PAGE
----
IRS Reminds Georgians of Oct. 17 Tax Deadline

Tax extension deadline nears.

The Internal Revenue Service today reminded the estimated 275,000 Georgians who requested a six-month filing extension in April that the deadline to file their 2010 federal tax returns is Monday, Oct. 17.

"We hope individuals and small businesses will double check their returns for recently expanded tax benefits, like the new Small Business Health Care Tax Credit," said IRS spokesman Mark Green.

New for 2010, the Small Business Health Care Tax Credit is designed to encourage small employers, those with fewer than 25 full-time equivalent employees who employ low- and moderate-income workers, to offer health insurance coverage for the first time or maintain coverage they already have.

Green reminded filers that IRS e-file and Free File are available only through Oct. 17 for those filing their 2010 returns.

"More than 3.5 million Georgians have used IRS e-file so far this year, an increase of 12.90 percent over this time last year," Green said.

Most taxpayers qualify for e-file regardless of whether they prepare their returns themselves or use a paid preparer and regardless of whether they live in the United States or abroad. In addition, those with incomes at or below $58,000 can file their returns for free using the Free File link on

Taxpayers who file electronically can also e-pay by authorizing an electronic funds withdrawal or making a credit card payment. The IRS does not charge a fee for processing an electronic funds withdrawal. However, credit-card payments are subject to convenience fees charged by the authorized service providers.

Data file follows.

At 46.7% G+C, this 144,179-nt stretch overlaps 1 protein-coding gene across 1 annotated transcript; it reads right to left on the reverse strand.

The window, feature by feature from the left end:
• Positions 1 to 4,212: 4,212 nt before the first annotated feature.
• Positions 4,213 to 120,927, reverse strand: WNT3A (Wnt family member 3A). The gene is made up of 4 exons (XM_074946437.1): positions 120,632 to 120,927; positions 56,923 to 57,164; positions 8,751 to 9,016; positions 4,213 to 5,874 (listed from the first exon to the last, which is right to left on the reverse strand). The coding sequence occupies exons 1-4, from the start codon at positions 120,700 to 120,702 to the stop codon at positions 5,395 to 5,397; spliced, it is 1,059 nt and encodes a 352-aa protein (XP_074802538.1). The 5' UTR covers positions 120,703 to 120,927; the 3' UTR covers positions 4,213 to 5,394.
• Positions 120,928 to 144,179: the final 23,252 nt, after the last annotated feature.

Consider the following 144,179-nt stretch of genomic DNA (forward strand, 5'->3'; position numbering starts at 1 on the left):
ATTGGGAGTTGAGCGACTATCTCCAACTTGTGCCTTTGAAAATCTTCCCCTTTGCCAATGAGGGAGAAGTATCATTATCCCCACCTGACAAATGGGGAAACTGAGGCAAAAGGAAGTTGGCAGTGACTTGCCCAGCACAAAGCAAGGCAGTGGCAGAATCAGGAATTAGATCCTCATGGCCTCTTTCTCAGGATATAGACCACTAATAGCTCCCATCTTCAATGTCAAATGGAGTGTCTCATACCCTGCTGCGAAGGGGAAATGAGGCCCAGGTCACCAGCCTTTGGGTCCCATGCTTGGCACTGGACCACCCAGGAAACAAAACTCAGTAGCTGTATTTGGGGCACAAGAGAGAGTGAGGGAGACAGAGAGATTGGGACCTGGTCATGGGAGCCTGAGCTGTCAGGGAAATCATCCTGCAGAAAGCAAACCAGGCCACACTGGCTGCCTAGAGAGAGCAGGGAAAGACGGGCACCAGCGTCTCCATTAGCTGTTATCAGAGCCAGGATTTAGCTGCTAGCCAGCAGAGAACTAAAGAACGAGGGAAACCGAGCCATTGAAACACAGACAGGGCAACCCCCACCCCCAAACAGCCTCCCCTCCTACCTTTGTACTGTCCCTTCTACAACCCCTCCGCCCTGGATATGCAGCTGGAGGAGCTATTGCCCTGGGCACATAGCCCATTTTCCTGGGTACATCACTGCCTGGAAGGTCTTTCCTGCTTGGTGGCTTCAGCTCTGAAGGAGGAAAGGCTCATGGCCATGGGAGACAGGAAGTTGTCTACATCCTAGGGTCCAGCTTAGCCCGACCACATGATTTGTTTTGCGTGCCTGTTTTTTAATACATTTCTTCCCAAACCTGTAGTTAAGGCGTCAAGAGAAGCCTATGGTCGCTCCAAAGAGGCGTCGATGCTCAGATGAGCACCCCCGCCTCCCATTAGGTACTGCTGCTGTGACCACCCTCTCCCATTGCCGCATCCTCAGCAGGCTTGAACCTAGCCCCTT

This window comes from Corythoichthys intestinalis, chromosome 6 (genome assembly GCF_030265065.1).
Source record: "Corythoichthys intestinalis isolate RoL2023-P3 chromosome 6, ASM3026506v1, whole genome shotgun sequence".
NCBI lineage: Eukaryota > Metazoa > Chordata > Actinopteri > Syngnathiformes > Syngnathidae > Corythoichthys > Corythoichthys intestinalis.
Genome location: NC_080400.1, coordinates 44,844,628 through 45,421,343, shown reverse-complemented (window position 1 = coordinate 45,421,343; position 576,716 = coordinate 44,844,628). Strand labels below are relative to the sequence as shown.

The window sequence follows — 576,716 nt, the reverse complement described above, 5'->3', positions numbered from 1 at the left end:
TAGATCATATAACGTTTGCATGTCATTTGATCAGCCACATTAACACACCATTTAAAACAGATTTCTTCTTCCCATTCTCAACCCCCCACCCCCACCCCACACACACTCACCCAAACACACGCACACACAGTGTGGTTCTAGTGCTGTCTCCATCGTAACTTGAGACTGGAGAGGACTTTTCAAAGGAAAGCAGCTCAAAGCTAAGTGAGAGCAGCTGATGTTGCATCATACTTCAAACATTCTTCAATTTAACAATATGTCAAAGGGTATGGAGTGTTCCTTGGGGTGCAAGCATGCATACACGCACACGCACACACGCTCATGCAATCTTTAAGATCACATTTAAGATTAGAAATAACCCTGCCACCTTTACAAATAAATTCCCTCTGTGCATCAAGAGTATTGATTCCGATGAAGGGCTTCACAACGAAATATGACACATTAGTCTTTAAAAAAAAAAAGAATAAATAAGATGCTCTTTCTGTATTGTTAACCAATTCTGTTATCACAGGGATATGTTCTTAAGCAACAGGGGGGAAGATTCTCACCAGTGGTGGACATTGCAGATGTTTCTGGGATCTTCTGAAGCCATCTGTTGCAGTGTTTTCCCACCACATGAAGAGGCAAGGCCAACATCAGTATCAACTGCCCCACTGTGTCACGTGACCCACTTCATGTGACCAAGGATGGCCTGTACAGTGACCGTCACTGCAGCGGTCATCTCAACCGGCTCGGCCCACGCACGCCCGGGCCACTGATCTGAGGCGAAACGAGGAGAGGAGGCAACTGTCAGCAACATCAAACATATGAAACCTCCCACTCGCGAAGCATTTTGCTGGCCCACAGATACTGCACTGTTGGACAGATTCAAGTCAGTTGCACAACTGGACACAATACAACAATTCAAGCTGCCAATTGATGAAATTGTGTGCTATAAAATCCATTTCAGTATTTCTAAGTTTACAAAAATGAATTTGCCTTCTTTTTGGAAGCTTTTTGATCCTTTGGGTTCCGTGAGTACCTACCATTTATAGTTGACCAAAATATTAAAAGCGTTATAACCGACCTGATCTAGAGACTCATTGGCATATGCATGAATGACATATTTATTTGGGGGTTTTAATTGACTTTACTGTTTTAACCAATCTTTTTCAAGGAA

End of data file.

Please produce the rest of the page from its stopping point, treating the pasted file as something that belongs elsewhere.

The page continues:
Paper filers, as well as electronic filers, who cannot pay what they owe may be able to set up a payment agreement with the IRS in a matter of minutes. Check out the Online Payment Agreement section on for more information.

Some taxpayers may file after Oct. 17 and still avoid penalties for late filing. This includes:

Members of the military and others serving in Iraq, Afghanistan or other combat zone localities. Typically, taxpayers have until at least 180 days after they leave the combat zone to file their returns and pay any taxes due. For details, see Extensions of Deadlines in Publication 3, Armed Forces Tax Guide.

Green also reminded individual taxpayers about special tax benefits for 2010, including the Making Work Pay Credit for workers and self-employed individuals, the American Opportunity Credit and other higher education tax benefits for parents and students, residential energy credits for various energy-saving home improvements, the Earned Income Tax Credit for low- and moderate-income workers and working families, and the Child Tax Credit and Additional Child Tax Credit for low- and middle-income families.

Taxpayers can visit , the official IRS website, for details.